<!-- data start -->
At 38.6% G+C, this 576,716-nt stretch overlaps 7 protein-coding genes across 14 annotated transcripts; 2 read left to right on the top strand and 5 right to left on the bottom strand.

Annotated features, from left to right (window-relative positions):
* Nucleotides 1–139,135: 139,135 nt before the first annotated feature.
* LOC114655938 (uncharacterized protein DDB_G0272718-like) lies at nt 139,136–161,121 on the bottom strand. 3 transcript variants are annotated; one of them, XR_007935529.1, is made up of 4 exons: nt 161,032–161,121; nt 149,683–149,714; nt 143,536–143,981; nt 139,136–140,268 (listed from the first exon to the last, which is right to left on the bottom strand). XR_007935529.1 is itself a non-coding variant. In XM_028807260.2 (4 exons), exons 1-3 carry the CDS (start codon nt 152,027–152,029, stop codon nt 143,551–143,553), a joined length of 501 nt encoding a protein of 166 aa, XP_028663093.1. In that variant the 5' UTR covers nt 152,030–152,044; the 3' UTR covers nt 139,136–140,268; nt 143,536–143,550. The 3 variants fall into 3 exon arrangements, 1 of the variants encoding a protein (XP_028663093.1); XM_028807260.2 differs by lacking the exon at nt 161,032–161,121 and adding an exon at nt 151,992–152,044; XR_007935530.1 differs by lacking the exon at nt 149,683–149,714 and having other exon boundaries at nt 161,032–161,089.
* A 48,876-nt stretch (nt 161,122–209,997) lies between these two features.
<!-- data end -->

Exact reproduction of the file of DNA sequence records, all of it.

At 38.6% G+C, this 576,716-nt stretch overlaps 7 protein-coding genes across 14 annotated transcripts; 2 read left to right on the top strand and 5 right to left on the bottom strand.

Annotated features, from left to right (window-relative positions):
* Nucleotides 1–139,135: 139,135 nt before the first annotated feature.
* LOC114655938 (uncharacterized protein DDB_G0272718-like) lies at nt 139,136–161,121 on the bottom strand. 3 transcript variants are annotated; one of them, XR_007935529.1, is made up of 4 exons: nt 161,032–161,121; nt 149,683–149,714; nt 143,536–143,981; nt 139,136–140,268 (listed from the first exon to the last, which is right to left on the bottom strand). XR_007935529.1 is itself a non-coding variant. In XM_028807260.2 (4 exons), exons 1-3 carry the CDS (start codon nt 152,027–152,029, stop codon nt 143,551–143,553), a joined length of 501 nt encoding a protein of 166 aa, XP_028663093.1. In that variant the 5' UTR covers nt 152,030–152,044; the 3' UTR covers nt 139,136–140,268; nt 143,536–143,550. The 3 variants fall into 3 exon arrangements, 1 of the variants encoding a protein (XP_028663093.1); XM_028807260.2 differs by lacking the exon at nt 161,032–161,121 and adding an exon at nt 151,992–152,044; XR_007935530.1 differs by lacking the exon at nt 149,683–149,714 and having other exon boundaries at nt 161,032–161,089.
* A 48,876-nt stretch (nt 161,122–209,997) lies between these two features.